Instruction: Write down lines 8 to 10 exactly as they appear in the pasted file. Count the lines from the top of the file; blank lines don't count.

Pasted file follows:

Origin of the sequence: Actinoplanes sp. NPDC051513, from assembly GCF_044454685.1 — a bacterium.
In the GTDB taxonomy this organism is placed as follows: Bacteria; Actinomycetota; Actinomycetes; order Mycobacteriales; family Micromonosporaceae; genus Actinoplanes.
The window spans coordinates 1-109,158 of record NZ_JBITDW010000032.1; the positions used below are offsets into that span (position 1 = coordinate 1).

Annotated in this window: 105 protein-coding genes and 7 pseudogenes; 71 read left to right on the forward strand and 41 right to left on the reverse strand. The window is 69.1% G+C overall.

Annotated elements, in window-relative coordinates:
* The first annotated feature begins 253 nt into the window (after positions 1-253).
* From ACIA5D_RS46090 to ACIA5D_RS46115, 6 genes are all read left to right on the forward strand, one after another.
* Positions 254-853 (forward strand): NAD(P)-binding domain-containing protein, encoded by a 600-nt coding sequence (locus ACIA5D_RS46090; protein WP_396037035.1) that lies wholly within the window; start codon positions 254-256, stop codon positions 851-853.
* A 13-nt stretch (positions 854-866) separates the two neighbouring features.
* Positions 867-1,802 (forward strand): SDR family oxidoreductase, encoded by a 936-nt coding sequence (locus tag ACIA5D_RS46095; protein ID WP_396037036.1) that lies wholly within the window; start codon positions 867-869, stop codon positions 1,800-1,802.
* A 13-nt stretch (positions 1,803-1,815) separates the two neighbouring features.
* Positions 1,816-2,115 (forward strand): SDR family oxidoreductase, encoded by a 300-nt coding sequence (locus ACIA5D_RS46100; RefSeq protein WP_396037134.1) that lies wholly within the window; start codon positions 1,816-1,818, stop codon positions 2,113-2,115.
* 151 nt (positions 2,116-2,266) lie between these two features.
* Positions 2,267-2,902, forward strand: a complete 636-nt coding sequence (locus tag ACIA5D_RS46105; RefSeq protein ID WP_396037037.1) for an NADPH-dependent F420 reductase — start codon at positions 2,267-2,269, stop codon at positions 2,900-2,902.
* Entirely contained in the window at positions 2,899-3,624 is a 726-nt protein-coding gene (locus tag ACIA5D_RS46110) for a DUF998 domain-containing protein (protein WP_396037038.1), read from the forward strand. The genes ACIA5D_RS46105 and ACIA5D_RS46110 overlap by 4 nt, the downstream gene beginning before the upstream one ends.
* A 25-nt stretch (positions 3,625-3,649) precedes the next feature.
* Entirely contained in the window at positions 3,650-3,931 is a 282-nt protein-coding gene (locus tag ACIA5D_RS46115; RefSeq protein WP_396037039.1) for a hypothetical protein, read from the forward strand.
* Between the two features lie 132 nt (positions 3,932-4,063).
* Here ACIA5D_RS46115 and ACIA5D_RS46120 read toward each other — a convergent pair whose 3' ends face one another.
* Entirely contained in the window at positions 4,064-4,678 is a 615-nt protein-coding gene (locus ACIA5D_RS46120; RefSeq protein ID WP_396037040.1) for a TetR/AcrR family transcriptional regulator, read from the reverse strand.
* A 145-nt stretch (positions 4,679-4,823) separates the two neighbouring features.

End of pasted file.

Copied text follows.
* Positions 254-853 (forward strand): NAD(P)-binding domain-containing protein, encoded by a 600-nt coding sequence (locus ACIA5D_RS46090; protein WP_396037035.1) that lies wholly within the window; start codon positions 254-256, stop codon positions 851-853.
* A 13-nt stretch (positions 854-866) separates the two neighbouring features.
* Positions 867-1,802 (forward strand): SDR family oxidoreductase, encoded by a 936-nt coding sequence (locus tag ACIA5D_RS46095; protein ID WP_396037036.1) that lies wholly within the window; start codon positions 867-869, stop codon positions 1,800-1,802.